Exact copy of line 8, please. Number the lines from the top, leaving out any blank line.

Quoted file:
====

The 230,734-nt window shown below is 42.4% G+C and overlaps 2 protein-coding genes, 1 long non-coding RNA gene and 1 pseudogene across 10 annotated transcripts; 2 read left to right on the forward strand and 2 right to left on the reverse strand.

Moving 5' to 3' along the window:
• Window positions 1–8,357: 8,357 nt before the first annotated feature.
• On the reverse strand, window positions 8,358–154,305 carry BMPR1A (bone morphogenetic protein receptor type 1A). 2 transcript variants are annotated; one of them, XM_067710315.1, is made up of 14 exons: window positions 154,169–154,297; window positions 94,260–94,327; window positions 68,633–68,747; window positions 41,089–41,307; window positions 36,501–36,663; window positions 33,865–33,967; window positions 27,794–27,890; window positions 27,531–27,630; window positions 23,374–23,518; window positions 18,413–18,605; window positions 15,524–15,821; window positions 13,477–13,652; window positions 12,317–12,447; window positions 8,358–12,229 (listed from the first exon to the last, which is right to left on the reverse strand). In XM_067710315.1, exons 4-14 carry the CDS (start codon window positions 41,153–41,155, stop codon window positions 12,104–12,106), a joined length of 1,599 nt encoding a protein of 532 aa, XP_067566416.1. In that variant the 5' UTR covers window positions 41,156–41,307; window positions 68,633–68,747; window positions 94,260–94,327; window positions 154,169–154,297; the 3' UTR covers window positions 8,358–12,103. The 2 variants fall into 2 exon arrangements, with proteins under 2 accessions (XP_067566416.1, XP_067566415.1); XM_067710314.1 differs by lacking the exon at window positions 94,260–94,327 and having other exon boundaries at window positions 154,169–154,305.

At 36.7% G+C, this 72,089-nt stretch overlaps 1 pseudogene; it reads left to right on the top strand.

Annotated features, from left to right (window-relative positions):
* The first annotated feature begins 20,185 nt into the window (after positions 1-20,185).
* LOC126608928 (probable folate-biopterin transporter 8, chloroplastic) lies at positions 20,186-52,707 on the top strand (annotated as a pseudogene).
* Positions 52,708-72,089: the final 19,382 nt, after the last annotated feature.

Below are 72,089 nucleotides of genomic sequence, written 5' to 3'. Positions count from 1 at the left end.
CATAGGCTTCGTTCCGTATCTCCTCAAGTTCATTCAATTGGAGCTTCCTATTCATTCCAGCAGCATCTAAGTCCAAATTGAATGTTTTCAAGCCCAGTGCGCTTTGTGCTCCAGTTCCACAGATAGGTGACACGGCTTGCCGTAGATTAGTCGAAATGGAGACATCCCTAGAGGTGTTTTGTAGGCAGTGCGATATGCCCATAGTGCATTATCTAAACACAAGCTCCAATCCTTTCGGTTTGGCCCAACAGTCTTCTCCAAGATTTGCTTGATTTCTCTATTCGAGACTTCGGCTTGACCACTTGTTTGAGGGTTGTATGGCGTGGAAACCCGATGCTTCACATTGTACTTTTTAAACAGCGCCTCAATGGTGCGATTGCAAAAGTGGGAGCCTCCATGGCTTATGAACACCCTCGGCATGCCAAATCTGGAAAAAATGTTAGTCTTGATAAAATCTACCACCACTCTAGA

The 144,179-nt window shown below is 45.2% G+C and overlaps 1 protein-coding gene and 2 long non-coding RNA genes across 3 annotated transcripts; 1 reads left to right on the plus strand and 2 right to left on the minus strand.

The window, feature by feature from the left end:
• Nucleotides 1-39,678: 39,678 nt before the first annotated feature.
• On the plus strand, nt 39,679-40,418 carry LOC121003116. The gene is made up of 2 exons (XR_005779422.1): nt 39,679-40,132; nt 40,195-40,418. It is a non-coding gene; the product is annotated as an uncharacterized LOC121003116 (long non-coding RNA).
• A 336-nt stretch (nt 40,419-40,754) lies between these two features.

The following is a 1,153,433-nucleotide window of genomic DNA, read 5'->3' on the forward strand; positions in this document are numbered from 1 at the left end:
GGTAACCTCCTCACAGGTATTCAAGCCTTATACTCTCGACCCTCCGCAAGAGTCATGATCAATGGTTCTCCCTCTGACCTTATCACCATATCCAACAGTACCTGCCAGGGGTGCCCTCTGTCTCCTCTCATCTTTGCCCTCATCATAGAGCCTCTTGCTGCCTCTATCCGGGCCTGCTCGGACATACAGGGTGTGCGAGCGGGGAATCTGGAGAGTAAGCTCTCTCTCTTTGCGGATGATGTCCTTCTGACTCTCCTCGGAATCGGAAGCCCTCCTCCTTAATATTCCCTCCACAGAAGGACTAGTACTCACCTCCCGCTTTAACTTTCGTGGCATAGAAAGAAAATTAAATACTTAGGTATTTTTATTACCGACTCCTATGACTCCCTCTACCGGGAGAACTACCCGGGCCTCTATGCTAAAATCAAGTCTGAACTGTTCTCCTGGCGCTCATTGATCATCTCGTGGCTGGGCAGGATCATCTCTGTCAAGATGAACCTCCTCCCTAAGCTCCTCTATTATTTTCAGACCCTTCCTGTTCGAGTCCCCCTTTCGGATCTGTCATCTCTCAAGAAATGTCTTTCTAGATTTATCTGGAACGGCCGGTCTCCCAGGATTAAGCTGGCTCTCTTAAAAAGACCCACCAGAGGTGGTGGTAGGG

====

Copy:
* LOC126608928 (probable folate-biopterin transporter 8, chloroplastic) lies at positions 20,186-52,707 on the top strand (annotated as a pseudogene).